The Nazi Séance: The Strange Story of the Jewish Psychic in Hitler’s Circle
By Arthur Magida
Palgrave Macmillan, 288 pages, $26
Where else but in the annals of Jewish history does a boy born to a pair of impoverished runaways become a world-famous mind reader, psychic, astrologer, crime fighter, newspaper publisher, novelist and, if that’s not enough, adviser to Adolf Hitler. The bizarre and tragic story of Erik Jan Hanussen, the famed mentalist born as Hermann Steinschneider in Vienna, is truly stranger than fiction.
A number of books and films have told the story of Hanussen, a popular figure in Europe for decades. With Arthur Magida’s “The Nazi Séance: The Strange Story of the Jewish Psychic in Hitler’s Circle,” this remarkable tale is offered up to the Anglosphere.
Cautioning the reader to look upon it with a jaundiced eye, but nonetheless relying heavily on Hanussen’s own unreliable autobiography, Magida starts with the inauspicious beginnings of the famed clairvoyant and takes us to his inauspicious end, at the hands of the Nazis, in 1933.
Born in 1889 to Viennese vagrants Julie Kohn and Siegfried Steinschneider, Herman Steinschneider had a remarkable childhood, during which he discovered his preternatural abilities and claimed to have psychically manipulated his parents. While all children manipulate their parents to some degree, young Hermann exhibited powers far beyond those of a normal child.
Unlike most nice Jewish boys, Steinschneider ran away to join the circus when he was a teenager. There he absorbed a great many tricks of the low-culture performance trade. But at the onset of World War I, in a fit of patriotism, he left the circus to join the Austrian army. To combat the boredom of army life, he began to give mind-reading performances to his fellow soldiers, who were left stunned by his psychic skills. Little did they know, he’d been steaming open their mail to find out what was going on in their lives.
In the midst of the war, Steinschneider went AWOL to give psychic performances in Vienna. To keep the army from discovering his disappearance, he did not perform under his real name; his manager cleverly invented the name under which he would perform, Erik Jan Hanussen. With it he became a Danish noble, achieving enormous popularity with his hypnotic performances and selling out large venues throughout Germany and Austria.
His fame grew dramatically in the 1920s, when he had a harrowing run-in with another Jewish performer — renowned strongman Zishe Breitbart, whose incredible feats of strength he attempted to imitate. Hanussen’s variation on the strongman theme consisted of hypnotizing a woman whom he would command to bend iron. She even had cement blocks smashed on her belly while she was under Hanussen’s magic spell.
But by the end of the decade, “Europe’s greatest oracle Since Nostradamus” found himself under arrest for fraud in the Czech town of Leitmeritz, where the authorities were very much displeased with his divinations. They also accused him of hypnotizing young ladies in his hotel room and having his way with them. A consummate performer, Hanussen transformed the trial into a media circus, where he proved his psychic “powers” before the court and was set free.
Again at the top of his game, Hanussen moved his operation to Weimar’s cultural center, Berlin, where he became a major draw during the late 1920s. In addition to publishing his own newspaper, he turned his massive apartment into the Palace of the Occult, attracting the cream of Berlin society. Sprinkled into this “cream” were a number of top Nazis. Hanussen’s attraction to power was apparently stronger than his interest in his own family origins, and this would cost him dearly.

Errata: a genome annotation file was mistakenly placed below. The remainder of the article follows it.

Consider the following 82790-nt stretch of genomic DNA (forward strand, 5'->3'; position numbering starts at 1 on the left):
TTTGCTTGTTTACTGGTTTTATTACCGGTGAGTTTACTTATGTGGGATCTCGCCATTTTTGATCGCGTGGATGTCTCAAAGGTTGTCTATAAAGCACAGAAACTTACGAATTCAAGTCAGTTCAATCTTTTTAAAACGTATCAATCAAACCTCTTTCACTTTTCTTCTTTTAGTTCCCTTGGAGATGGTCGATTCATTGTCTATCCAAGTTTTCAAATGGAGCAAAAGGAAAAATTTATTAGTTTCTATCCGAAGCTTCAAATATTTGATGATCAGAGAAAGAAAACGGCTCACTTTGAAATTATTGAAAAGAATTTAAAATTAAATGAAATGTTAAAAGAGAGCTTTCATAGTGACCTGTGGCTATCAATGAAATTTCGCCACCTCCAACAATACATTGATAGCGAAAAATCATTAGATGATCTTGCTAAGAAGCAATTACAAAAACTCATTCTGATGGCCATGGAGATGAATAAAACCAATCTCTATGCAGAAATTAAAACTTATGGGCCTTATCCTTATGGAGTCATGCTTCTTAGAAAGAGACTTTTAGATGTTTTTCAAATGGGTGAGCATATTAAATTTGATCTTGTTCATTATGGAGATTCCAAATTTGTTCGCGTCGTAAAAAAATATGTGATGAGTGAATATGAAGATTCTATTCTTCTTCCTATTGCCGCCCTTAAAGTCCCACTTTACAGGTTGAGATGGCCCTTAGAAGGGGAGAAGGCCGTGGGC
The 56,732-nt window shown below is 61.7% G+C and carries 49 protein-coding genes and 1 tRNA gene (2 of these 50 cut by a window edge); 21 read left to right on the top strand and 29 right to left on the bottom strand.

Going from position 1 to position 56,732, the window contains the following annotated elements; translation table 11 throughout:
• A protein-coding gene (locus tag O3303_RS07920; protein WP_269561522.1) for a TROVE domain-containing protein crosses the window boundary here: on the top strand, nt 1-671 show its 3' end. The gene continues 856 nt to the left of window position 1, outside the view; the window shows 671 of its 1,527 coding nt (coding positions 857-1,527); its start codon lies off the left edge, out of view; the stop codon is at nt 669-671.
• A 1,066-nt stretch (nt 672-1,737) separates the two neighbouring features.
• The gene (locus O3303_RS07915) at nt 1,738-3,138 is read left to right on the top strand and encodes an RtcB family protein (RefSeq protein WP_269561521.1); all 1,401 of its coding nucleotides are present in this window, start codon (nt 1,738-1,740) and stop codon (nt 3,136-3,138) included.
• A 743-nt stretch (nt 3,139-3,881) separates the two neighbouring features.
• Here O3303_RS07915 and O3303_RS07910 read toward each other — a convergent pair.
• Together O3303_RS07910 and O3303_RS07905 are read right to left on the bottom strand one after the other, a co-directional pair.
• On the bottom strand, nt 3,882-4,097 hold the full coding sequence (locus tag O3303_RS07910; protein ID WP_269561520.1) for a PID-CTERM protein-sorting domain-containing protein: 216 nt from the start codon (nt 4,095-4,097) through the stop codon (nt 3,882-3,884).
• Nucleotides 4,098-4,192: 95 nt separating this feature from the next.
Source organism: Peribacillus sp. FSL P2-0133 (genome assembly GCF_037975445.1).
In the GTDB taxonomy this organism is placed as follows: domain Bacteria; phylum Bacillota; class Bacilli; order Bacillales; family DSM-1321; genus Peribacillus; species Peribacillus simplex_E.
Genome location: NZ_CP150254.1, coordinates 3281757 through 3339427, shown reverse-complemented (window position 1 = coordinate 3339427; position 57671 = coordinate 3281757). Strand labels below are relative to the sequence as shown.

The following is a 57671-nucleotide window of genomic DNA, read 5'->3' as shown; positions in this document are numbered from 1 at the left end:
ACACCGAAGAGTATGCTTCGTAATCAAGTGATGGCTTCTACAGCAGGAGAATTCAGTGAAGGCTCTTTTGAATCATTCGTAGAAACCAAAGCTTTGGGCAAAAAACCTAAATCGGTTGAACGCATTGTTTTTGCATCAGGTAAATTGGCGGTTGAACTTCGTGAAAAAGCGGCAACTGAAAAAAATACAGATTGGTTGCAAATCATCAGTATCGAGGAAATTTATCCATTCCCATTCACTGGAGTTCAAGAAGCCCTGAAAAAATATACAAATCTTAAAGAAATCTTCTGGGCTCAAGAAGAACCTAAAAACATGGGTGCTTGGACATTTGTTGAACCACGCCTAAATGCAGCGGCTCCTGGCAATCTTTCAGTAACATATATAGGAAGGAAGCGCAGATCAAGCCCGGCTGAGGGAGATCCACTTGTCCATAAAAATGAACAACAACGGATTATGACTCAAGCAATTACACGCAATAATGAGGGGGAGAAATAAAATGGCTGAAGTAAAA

After publicly supporting Hitler and making close connections with high-ranking Nazis whose gambling habits he bankrolled, Hanussen was found dead in the spring of 1933, with a pile of Nazi IOUs. While Magida also attempts to implicate Hanussen with foreknowledge of the Reichstag fire, the reasons for his murder still remain a mystery.
The saga of Hanussen is a riveting one that Magida tells ably. But while Magida engages in a fair number of intellectual meanderings regarding the verisimilitude of Hanussen’s own stories, as well as stories told about him, “The Nazi Séance” doesn’t quite manage to measure up to another book that tells virtually the same story: Mel Gordon’s “Erik Jan Hanussen: Hitler’s Jewish Clairvoyant,” which appeared 10 years ago from the independent publisher Feral House.
In fact, with Gordon’s book on the shelves, it is not entirely clear why Magida made the attempt. Though his rendering is unquestionably solid, Gordon — a Weimar culture expert who teaches theater at University of California, Berkeley — produced a book that is far richer and far more engaging. Going the extra mile, Gordon translated many of Hanussen’s psychic teachings and typeset them exactly as they appeared in the original, in order to give readers a sense of what Hanussen fans would have read when he was alive. Whereas Magida simply tells you about the world of Erik Jan Hanussen, Gordon brings you into it.
Moreover, Gordon provides dozens of intriguing reproductions of Hanussen-related documents and photographs. Magida gives us a measly 10-page insert of photographs, half of which are not particularly compelling. With a plethora of fascinating visual material at hand, it is a mystery that Magida, who was fascinated by the undeniably lurid sensationalism of Hanussen’s story, chose not to include it.
Whatever the relative merits of the versions of its retelling, it’s still a story worth reading. Moreover, it’s a part of Jewish history that, for some inexplicable reason, had to wait until the 21st century before it appeared on bookshelves. With the historical obsession on all things Hitler, who could have predicted that?
Eddy Portnoy is a contributing editor to the Forward and teaches Yiddish language and literature at Rutgers University.